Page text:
The station's signal is multiplexed. On WNWO-DT2 and Buckeye CableSystem digital channel 625 is the Retro Television Network (a.k.a. RTV). On WNWO-DT3 and Buckeye CableSystem digital channel 626 is America One.
|24.1||49.1||1080i||16:9||main WNWO programming / NBC HD|
|24.3||49.3||480i||4:3||WNWO-DT3 America One|
 News operation
While owned by Malrite, the company invested heavily in its property reportedly spending (according to the station's present owner) $3 million to upgrade the station. New studios and offices were built on the site of the former WDHO off of South Byrne Road in Toledo expanding the facility by 10,000 ft2. The station went from a newsroom of eight people and one half-hour newscast a day to over thirty people and three hours of news a day. In 1997, the completely revamped news operation went on-air with anchors Dan Lovett and Lissa Guyton, Bill Spencer presenting the weather, and Jim Tichy (the only hold over from the previous newscast) presenting sports. Despite a large advertising campaign with the slogan "Building A Better Station For You", the newscasts did not do well in the ratings. There was a lot of turnover on the anchor desk and a number of personalities (including Jon Clark, Angela Atalla, and Nora Murray) left the station.
 Current on-air staff
- Kelly Heidbreder - weekdays
- Laura Rice - weeknights
- Chance Walser - weeknights
- Hubert Wiggins - weekends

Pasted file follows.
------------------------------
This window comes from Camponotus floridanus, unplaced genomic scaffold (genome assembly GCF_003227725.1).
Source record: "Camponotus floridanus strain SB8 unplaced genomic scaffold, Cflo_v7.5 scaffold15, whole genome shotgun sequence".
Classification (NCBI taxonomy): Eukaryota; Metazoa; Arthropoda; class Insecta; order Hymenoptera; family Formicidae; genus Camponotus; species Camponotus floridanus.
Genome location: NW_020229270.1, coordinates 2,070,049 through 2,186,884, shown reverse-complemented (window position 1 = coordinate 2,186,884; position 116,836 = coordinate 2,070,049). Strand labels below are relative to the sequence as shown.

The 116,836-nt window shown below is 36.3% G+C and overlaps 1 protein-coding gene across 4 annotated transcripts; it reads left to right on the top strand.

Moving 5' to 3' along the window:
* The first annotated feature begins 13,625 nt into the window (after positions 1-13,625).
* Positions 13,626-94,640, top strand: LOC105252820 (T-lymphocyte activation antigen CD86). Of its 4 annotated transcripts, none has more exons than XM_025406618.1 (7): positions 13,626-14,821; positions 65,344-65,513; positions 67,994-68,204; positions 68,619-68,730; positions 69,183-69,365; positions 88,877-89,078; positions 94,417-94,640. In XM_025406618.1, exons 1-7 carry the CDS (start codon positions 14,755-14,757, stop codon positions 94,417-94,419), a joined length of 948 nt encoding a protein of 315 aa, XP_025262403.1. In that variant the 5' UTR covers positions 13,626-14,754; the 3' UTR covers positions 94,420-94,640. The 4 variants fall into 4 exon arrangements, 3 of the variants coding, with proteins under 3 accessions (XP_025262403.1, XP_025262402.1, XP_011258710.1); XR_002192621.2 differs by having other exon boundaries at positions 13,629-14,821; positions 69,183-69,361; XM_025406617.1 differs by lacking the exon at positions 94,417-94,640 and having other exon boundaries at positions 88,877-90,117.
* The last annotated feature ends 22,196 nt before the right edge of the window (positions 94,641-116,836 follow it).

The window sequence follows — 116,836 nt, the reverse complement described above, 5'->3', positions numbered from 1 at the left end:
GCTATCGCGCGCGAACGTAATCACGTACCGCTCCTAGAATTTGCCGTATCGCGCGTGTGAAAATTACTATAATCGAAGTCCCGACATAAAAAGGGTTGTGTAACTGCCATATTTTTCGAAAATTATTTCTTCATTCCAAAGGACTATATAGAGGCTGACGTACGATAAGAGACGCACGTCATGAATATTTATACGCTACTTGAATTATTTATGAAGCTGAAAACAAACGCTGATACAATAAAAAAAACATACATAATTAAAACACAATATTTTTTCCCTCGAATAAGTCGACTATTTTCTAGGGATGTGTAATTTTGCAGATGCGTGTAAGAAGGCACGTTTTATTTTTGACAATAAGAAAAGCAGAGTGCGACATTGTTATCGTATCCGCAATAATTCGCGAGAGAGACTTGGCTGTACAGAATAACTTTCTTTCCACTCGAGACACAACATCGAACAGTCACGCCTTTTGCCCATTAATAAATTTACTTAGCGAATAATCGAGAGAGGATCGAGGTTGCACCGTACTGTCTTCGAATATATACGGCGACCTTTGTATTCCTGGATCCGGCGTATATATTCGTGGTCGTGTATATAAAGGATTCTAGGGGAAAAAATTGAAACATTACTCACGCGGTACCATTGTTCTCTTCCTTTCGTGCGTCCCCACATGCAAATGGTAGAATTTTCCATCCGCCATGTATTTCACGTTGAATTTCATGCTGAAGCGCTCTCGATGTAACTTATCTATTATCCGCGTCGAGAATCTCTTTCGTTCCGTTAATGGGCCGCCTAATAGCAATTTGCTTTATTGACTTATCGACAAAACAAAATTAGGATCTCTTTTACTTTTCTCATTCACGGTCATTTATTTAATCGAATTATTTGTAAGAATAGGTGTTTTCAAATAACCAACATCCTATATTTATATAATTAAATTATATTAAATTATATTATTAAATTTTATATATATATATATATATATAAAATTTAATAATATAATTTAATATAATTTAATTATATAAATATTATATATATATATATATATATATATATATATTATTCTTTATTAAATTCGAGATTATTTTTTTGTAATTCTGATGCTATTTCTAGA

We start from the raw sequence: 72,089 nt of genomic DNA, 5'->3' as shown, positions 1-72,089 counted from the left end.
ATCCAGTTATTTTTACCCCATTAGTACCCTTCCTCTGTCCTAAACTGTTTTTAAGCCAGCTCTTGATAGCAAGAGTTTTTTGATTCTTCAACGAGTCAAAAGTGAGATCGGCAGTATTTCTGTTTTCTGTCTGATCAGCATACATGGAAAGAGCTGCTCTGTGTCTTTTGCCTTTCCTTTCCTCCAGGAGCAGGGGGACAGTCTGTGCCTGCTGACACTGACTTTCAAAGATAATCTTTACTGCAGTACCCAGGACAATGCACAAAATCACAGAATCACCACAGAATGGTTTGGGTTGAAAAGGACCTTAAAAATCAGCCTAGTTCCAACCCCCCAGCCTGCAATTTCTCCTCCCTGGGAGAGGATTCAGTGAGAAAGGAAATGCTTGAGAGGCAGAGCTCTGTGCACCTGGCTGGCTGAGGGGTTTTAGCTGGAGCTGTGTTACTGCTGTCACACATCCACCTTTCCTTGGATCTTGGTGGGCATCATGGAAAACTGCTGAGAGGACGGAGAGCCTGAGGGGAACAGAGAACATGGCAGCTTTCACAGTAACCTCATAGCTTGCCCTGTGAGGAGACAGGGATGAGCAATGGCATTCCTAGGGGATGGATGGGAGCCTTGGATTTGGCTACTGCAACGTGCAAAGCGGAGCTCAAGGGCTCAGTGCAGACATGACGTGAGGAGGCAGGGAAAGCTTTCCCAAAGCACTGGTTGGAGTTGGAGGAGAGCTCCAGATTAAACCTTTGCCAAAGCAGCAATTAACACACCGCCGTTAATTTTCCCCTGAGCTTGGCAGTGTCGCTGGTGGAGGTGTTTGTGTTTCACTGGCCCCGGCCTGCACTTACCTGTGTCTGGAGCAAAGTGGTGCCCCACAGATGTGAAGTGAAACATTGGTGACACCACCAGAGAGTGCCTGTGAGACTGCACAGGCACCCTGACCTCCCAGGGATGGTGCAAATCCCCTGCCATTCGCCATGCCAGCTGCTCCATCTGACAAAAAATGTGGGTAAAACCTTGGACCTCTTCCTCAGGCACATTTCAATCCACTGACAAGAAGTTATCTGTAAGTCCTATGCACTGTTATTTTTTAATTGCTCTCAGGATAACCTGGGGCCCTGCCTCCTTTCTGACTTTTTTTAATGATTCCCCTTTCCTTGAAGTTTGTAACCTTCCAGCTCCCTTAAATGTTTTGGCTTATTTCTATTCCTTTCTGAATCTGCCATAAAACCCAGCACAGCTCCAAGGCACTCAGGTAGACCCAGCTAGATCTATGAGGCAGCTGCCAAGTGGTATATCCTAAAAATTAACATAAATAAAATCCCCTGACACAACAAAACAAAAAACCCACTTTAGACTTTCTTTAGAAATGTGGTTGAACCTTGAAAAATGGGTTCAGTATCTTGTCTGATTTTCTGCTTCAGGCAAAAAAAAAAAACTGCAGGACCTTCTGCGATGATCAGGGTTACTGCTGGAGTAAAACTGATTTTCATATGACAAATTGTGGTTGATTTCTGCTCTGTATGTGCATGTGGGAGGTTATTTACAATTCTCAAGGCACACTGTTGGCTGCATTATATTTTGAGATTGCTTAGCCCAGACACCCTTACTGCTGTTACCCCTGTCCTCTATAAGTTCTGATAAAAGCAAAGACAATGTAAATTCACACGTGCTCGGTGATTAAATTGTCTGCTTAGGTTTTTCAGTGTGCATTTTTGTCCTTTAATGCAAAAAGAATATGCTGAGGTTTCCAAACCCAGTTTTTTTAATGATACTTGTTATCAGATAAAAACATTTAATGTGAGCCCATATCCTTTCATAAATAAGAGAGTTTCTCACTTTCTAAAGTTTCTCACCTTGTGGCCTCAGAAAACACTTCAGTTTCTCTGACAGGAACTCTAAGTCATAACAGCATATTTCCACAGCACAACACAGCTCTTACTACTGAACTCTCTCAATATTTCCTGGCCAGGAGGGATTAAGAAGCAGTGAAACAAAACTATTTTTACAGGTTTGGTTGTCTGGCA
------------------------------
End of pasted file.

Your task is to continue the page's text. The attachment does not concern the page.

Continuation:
- Lou Hebert - general assignment reporter
- Pamela Osbourne - general assignment reporter
- Stoney Vascho - traffic reporter
- Norm Van Ness (Member; AMS/NWA Seal of Approval) - Chief Meteorologist; weeknights
- Michael Schlesinger (AMS/NWA Seals of Approval) - Meteorologist; weekday mornings (also environmental reporter)
- Valerie Smock - weekends
- Eric Haubert - Sports Director; weeknights
- Jim Tichy - part time sports reporter
- Jim Blue (now with WFFT in Fort Wayne, IN)
- Jodine Costanzo (now at WPXI in Pittsburgh)
- Kylie Conway (now at WKEF/WRGT in Dayton)
- David Custer
- Lissa Guyton (now at WTVG-TV)
- Allison Payne (now at WGN-TV in Chicago)
- Bill Spencer (now at WTVG-TV)
- Jennifer Stacy (now at WINK-TV in Fort Myers/Naples))
- Shenikwa Stratford (now a stay-at-home mom in a Dallas suburb)
- News at Eleven
- The Eleven O'Clock News (1969–1971)
- First Evening News/Edison News Final (1971–1974)
- First Team News (1974–1978)
- 24 News (1978–1979, 1981–1982 and 1986–1989)
- 24 Eyewitness News (1979–1981)
- 24 News Tonight (1982–1986)
- 24 Newswatch (1989-1993)
- Northwest Ohio Newswatch (1993–1995)
- NBC 24 News (1995–2011 & 2014–present)
- WNWO News (2011-2014)
- More Local News (1985-?)
- Building A Better Station For You (1990s-2000)
- Where News Comes First (2000–2006)
- Fair. Accurate. Honest. (2006–2010)
- WNWO Now (2011-2014)
- Life is Better Here (2014-present)